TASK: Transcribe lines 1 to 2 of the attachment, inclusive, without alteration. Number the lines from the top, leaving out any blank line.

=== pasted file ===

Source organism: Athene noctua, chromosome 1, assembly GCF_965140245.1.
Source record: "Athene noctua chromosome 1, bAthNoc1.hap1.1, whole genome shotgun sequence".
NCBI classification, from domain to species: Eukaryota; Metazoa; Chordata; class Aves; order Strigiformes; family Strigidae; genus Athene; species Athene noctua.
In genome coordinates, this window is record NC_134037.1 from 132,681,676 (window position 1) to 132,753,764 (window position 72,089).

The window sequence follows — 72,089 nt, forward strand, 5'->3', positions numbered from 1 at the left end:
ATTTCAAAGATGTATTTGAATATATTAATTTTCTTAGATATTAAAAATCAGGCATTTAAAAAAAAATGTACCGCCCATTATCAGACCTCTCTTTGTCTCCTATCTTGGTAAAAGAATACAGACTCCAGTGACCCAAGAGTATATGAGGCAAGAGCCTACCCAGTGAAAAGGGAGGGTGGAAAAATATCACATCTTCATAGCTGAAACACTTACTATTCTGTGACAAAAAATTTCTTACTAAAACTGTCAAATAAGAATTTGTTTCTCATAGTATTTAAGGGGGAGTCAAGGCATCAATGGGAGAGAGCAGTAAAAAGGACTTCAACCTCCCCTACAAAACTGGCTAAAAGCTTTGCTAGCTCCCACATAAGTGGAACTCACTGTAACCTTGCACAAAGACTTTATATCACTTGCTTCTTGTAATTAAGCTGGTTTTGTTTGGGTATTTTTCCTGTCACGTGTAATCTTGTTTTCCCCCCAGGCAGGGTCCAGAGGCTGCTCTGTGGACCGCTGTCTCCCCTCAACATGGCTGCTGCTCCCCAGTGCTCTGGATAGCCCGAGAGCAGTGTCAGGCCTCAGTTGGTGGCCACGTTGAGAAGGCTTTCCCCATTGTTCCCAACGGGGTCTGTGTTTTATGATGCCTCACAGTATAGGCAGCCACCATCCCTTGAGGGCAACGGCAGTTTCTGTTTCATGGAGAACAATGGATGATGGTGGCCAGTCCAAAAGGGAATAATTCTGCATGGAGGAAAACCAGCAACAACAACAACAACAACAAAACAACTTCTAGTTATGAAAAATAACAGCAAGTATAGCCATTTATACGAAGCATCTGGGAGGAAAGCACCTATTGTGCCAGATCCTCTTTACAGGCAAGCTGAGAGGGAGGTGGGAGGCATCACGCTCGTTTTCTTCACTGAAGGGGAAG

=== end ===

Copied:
Source organism: Athene noctua, chromosome 1, assembly GCF_965140245.1.
Source record: "Athene noctua chromosome 1, bAthNoc1.hap1.1, whole genome shotgun sequence".